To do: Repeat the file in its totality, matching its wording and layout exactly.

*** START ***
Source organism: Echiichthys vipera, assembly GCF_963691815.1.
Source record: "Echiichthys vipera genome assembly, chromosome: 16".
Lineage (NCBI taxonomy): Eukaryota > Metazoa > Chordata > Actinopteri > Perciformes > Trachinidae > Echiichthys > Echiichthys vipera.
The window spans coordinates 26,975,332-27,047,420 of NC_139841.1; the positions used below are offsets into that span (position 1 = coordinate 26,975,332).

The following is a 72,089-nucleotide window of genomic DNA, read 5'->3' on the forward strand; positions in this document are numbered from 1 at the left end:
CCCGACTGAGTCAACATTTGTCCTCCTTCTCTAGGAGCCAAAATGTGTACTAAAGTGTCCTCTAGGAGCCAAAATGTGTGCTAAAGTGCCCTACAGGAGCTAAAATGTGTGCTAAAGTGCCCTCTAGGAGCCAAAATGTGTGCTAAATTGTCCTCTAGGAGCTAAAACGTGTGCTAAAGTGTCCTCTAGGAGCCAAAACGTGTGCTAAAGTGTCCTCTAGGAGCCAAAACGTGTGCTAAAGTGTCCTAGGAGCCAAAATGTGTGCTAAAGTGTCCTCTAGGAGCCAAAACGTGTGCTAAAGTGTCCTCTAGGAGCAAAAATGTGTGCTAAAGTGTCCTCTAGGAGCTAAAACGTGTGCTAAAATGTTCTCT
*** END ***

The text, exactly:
Source organism: Echiichthys vipera, assembly GCF_963691815.1.
Source record: "Echiichthys vipera genome assembly, chromosome: 16".
Lineage (NCBI taxonomy): Eukaryota > Metazoa > Chordata > Actinopteri > Perciformes > Trachinidae > Echiichthys > Echiichthys vipera.
The window spans coordinates 26,975,332-27,047,420 of NC_139841.1; the positions used below are offsets into that span (position 1 = coordinate 26,975,332).

The following is a 72,089-nucleotide window of genomic DNA, read 5'->3' on the forward strand; positions in this document are numbered from 1 at the left end:
CCCGACTGAGTCAACATTTGTCCTCCTTCTCTAGGAGCCAAAATGTGTACTAAAGTGTCCTCTAGGAGCCAAAATGTGTGCTAAAGTGCCCTACAGGAGCTAAAATGTGTGCTAAAGTGCCCTCTAGGAGCCAAAATGTGTGCTAAATTGTCCTCTAGGAGCTAAAACGTGTGCTAAAGTGTCCTCTAGGAGCCAAAACGTGTGCTAAAGTGTCCTCTAGGAGCCAAAACGTGTGCTAAAGTGTCCTAGGAGCCAAAATGTGTGCTAAAGTGTCCTCTAGGAGCCAAAACGTGTGCTAAAGTGTCCTCTAGGAGCAAAAATGTGTGCTAAAGTGTCCTCTAGGAGCTAAAACGTGTGCTAAAATGTTCTCT